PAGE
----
Memory work for the trees. Read Alouds for the forest. Probably the biggest change of all is that we’ll be using Classical Conversations as our “spine” this year, not My Father’s World (the curriculum in a box). We originally joined CC for the community, the fine arts, presentation time and the science experiments. The memory work felt weird to me. I knew the tutors kept it fun through songs and games, but it still seemed so counter to everything I “knew” about education to start teaching my six-year-old Newton’s laws or how to skip count by 12’s. And yet…
My “aha” moment came at dinner one night. I prompted Caleb to share what he’d learned in school that day with David. We’d learned about Iowa. Just a few facts. He couldn’t remember any of them. Oh well, there are days like that, right? The dinner conversation continued, and we started talking about what famous people in history we’d enjoy meeting. Caleb asked, “Was it Amerigo Vespucci or Magellan who sailed around the world? Oh! Well then Magellan! Oh, or wait, maybe Columbus. Actually! All 3 of them were from Spain around the same time period, so maybe I would just travel back in time to Spain and meet all 3!” Those connections were based off of CC facts he’d learned in 1st grade.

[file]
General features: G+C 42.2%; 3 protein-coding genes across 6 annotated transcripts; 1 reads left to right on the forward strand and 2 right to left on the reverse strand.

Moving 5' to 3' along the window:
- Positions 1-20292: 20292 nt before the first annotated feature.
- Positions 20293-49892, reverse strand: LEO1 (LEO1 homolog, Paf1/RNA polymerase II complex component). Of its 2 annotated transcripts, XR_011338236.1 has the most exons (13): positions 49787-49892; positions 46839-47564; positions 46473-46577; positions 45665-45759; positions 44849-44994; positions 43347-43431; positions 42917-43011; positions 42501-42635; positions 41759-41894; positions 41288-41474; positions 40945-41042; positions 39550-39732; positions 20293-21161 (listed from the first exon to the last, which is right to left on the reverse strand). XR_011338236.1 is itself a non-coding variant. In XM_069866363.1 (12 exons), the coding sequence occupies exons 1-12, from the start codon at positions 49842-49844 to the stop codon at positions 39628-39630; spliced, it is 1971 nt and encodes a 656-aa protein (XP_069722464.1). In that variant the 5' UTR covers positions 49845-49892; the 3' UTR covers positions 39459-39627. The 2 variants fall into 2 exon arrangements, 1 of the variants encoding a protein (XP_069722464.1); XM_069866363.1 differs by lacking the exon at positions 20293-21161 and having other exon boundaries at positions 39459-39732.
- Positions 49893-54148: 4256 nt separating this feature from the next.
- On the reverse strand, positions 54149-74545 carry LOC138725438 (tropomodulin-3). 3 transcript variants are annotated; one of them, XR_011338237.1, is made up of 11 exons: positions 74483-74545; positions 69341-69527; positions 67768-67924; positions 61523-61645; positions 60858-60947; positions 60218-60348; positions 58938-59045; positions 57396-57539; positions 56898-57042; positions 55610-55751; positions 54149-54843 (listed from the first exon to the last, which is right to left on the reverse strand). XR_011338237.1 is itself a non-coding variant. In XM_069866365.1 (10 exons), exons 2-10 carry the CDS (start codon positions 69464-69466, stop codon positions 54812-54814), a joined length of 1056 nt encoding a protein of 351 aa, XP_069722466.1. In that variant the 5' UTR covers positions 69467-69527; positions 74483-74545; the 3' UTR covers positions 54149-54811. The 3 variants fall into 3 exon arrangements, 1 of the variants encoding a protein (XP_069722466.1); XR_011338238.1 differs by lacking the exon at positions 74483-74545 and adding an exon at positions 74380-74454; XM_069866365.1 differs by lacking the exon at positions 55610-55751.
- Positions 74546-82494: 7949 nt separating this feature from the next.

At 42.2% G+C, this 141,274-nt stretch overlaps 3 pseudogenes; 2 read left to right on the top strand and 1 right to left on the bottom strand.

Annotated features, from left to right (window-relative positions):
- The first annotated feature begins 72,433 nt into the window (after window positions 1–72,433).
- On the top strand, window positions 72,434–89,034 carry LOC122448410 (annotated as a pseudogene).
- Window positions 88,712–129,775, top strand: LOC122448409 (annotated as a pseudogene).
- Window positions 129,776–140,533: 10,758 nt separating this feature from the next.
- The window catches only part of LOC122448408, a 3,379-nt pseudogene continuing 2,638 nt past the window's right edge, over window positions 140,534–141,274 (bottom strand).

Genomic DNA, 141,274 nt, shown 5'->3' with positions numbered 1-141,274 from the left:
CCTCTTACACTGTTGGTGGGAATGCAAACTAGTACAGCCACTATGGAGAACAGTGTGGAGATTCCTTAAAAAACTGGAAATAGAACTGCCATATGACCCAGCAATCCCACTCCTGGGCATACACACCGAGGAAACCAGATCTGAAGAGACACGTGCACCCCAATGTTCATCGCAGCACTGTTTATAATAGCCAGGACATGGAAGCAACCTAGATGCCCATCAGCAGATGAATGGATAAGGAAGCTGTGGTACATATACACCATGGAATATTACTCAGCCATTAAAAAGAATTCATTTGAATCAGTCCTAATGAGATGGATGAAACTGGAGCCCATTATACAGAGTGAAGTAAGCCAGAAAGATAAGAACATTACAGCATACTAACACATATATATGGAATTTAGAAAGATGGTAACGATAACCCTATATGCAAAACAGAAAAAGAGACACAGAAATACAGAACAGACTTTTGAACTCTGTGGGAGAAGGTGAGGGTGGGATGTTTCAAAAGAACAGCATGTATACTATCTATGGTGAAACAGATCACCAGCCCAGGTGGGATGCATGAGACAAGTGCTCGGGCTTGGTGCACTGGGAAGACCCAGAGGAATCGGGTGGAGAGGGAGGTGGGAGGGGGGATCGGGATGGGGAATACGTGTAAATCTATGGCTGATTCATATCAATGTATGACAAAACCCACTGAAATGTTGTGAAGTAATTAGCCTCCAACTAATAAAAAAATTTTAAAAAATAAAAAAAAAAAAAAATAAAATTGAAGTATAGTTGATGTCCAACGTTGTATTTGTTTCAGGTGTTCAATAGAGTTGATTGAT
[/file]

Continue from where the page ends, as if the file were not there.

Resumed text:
The box curriculum teaches in a way that is familiar and comfortable to me, but it wasn’t what my child was ultimately retaining and drawing connections from, at least not when it came to details. So I realized that I wanted to start using memory work for the details (trees) and living books for the big picture (forest). How wonderful would it have been to use those facts to dive into learning about the country of Spain, navigation/maps, the effects of colonization on native peoples or a million other connections? I want to keep using the literature rich education he’s been getting through the box, but I want to build on the facts he’s actually remembering rather than the ones that are sliding away before dinner time.
I’ve resisted the label for years, but I guess it’s official…we are classical homeschoolers…at least for now. Because if experience has taught me anything, we might overhaul our approach to schooling one day again 🙂